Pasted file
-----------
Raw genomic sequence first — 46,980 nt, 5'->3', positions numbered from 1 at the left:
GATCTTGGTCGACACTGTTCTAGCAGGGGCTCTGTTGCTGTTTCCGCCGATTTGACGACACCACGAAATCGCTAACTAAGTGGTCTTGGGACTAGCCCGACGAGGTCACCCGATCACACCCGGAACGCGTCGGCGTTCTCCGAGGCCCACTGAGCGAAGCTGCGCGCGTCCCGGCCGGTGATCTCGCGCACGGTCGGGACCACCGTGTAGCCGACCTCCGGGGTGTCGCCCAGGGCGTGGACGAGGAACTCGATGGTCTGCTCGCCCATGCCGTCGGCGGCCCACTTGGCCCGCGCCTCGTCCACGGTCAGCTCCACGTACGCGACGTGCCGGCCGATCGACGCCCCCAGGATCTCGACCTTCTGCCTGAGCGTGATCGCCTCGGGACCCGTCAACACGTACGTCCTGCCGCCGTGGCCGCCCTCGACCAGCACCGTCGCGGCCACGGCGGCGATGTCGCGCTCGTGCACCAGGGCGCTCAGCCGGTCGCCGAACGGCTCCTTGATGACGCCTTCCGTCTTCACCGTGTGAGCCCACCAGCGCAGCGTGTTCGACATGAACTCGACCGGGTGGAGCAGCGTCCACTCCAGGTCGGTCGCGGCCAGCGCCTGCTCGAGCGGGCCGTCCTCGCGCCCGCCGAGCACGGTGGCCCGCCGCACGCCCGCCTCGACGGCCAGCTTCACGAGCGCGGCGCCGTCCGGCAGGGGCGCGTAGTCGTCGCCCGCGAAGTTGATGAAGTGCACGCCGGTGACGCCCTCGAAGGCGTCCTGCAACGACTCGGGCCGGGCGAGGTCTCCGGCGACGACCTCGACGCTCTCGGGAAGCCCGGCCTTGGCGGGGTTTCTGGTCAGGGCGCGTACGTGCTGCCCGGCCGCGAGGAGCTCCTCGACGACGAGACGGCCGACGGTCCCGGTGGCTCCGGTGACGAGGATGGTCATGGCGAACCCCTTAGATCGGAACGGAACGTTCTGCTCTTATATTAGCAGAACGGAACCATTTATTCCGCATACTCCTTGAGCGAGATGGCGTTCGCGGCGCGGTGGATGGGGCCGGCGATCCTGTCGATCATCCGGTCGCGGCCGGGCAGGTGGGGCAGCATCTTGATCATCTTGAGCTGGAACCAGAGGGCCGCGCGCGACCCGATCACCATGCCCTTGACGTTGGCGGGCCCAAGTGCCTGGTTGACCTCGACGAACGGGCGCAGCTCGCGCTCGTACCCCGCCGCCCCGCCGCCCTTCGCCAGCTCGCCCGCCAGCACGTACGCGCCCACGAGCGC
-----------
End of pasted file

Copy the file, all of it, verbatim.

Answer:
Raw genomic sequence first — 46,980 nt, 5'->3', positions numbered from 1 at the left:
GATCTTGGTCGACACTGTTCTAGCAGGGGCTCTGTTGCTGTTTCCGCCGATTTGACGACACCACGAAATCGCTAACTAAGTGGTCTTGGGACTAGCCCGACGAGGTCACCCGATCACACCCGGAACGCGTCGGCGTTCTCCGAGGCCCACTGAGCGAAGCTGCGCGCGTCCCGGCCGGTGATCTCGCGCACGGTCGGGACCACCGTGTAGCCGACCTCCGGGGTGTCGCCCAGGGCGTGGACGAGGAACTCGATGGTCTGCTCGCCCATGCCGTCGGCGGCCCACTTGGCCCGCGCCTCGTCCACGGTCAGCTCCACGTACGCGACGTGCCGGCCGATCGACGCCCCCAGGATCTCGACCTTCTGCCTGAGCGTGATCGCCTCGGGACCCGTCAACACGTACGTCCTGCCGCCGTGGCCGCCCTCGACCAGCACCGTCGCGGCCACGGCGGCGATGTCGCGCTCGTGCACCAGGGCGCTCAGCCGGTCGCCGAACGGCTCCTTGATGACGCCTTCCGTCTTCACCGTGTGAGCCCACCAGCGCAGCGTGTTCGACATGAACTCGACCGGGTGGAGCAGCGTCCACTCCAGGTCGGTCGCGGCCAGCGCCTGCTCGAGCGGGCCGTCCTCGCGCCCGCCGAGCACGGTGGCCCGCCGCACGCCCGCCTCGACGGCCAGCTTCACGAGCGCGGCGCCGTCCGGCAGGGGCGCGTAGTCGTCGCCCGCGAAGTTGATGAAGTGCACGCCGGTGACGCCCTCGAAGGCGTCCTGCAACGACTCGGGCCGGGCGAGGTCTCCGGCGACGACCTCGACGCTCTCGGGAAGCCCGGCCTTGGCGGGGTTTCTGGTCAGGGCGCGTACGTGCTGCCCGGCCGCGAGGAGCTCCTCGACGACGAGACGGCCGACGGTCCCGGTGGCTCCGGTGACGAGGATGGTCATGGCGAACCCCTTAGATCGGAACGGAACGTTCTGCTCTTATATTAGCAGAACGGAACCATTTATTCCGCATACTCCTTGAGCGAGATGGCGTTCGCGGCGCGGTGGATGGGGCCGGCGATCCTGTCGATCATCCGGTCGCGGCCGGGCAGGTGGGGCAGCATCTTGATCATCTTGAGCTGGAACCAGAGGGCCGCGCGCGACCCGATCACCATGCCCTTGACGTTGGCGGGCCCAAGTGCCTGGTTGACCTCGACGAACGGGCGCAGCTCGCGCTCGTACCCCGCCGCCCCGCCGCCCTTCGCCAGCTCGCCCGCCAGCACGTACGCGCCCACGAGCGC